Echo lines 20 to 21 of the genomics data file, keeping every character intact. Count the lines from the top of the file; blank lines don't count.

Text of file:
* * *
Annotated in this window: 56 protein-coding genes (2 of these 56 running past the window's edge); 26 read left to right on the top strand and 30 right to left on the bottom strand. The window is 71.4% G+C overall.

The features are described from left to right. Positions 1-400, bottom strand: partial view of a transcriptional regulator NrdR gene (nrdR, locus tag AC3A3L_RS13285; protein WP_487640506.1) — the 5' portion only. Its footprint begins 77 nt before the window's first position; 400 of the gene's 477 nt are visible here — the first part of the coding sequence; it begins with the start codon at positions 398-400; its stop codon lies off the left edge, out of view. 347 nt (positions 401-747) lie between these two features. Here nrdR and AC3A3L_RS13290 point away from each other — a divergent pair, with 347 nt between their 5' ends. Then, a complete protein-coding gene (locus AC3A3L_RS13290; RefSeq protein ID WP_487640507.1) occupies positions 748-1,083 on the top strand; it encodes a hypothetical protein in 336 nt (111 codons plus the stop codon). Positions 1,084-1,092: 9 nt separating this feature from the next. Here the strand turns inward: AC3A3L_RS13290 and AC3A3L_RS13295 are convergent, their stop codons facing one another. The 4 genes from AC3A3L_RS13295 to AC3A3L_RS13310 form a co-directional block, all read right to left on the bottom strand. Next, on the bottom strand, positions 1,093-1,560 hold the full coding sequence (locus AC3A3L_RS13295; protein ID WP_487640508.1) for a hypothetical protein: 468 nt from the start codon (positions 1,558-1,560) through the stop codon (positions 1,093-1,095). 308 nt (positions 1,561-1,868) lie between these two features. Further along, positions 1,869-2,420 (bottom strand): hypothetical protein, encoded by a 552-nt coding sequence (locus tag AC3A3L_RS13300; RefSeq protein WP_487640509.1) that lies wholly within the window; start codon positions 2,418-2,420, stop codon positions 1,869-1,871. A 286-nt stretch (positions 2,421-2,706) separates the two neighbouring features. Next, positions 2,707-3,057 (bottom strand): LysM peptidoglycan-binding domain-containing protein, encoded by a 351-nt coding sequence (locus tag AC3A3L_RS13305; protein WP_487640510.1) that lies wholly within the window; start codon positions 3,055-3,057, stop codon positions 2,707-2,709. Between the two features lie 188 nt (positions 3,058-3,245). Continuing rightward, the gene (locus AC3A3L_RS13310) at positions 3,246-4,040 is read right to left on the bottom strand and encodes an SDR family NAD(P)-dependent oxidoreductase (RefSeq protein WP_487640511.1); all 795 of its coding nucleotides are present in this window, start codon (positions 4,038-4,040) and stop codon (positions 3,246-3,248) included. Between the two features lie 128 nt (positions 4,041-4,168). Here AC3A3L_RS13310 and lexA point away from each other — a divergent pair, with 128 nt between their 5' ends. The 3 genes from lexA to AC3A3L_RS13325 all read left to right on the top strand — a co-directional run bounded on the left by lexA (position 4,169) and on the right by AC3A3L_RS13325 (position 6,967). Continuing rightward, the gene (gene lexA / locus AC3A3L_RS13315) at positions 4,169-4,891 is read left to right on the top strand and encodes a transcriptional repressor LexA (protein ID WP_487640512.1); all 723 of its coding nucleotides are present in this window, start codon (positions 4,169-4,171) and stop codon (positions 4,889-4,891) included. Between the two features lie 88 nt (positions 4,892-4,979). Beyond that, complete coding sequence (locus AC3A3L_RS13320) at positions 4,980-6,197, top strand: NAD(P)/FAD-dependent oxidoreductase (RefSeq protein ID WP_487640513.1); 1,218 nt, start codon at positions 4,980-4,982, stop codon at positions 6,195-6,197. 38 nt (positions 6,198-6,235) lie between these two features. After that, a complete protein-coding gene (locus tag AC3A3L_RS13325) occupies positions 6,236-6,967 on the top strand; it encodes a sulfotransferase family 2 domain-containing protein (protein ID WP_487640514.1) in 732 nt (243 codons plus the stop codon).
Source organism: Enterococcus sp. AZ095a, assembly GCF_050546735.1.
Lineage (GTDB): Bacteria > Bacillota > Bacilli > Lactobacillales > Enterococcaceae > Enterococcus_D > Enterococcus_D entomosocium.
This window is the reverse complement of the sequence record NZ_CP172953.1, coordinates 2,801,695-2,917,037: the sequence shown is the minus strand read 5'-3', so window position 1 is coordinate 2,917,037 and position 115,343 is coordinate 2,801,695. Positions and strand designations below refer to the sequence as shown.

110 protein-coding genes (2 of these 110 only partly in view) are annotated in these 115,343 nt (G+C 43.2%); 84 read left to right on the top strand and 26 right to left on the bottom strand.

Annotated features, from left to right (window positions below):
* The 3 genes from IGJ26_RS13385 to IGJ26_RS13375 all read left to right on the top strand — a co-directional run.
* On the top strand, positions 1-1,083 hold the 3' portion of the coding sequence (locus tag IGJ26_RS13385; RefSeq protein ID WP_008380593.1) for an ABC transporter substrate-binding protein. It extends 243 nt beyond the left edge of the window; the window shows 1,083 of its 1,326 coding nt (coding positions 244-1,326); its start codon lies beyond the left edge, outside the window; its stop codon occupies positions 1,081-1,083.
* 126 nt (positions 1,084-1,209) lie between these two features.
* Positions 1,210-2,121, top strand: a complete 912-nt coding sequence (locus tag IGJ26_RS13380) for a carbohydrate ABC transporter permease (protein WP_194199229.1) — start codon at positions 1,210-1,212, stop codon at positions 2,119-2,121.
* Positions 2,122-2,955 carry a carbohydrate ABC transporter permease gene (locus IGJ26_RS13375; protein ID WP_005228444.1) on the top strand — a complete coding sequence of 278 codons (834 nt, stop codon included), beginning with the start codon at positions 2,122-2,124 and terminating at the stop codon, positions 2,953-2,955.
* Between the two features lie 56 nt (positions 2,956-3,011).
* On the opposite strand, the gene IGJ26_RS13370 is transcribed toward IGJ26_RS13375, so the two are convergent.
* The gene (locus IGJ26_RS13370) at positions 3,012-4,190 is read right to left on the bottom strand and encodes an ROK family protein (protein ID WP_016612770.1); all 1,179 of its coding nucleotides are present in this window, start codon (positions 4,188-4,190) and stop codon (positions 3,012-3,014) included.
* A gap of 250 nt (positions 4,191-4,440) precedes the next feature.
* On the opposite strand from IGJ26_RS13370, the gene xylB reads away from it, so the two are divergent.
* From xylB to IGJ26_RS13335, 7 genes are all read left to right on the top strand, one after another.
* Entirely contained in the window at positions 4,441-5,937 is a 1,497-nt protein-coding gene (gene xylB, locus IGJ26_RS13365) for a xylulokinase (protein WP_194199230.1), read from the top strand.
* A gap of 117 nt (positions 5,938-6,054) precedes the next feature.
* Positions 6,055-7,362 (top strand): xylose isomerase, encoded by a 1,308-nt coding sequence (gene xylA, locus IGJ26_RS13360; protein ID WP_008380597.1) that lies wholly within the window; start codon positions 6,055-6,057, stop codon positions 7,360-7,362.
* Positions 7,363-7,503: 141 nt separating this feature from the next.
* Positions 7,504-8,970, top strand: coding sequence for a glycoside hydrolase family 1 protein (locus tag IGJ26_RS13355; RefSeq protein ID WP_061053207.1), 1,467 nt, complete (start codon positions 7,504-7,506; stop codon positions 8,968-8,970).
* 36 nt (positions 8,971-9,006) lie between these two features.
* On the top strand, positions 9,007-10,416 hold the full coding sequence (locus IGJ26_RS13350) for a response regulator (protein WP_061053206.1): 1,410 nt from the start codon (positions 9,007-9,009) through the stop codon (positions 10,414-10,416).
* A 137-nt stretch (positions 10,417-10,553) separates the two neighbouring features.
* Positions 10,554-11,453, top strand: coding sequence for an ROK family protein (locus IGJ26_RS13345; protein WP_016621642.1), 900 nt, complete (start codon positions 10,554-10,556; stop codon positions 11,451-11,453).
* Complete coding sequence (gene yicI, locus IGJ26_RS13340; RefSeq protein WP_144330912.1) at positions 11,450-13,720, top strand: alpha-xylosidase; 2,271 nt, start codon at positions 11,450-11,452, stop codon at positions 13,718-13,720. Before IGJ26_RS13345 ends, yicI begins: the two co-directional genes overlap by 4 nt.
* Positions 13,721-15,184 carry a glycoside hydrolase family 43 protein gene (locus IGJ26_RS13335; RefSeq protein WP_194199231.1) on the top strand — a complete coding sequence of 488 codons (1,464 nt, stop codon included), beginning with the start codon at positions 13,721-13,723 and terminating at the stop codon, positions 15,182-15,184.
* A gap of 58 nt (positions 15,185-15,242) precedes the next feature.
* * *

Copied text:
* A gap of 117 nt (positions 5,938-6,054) precedes the next feature.
* Positions 6,055-7,362 (top strand): xylose isomerase, encoded by a 1,308-nt coding sequence (gene xylA, locus IGJ26_RS13360; protein ID WP_008380597.1) that lies wholly within the window; start codon positions 6,055-6,057, stop codon positions 7,360-7,362.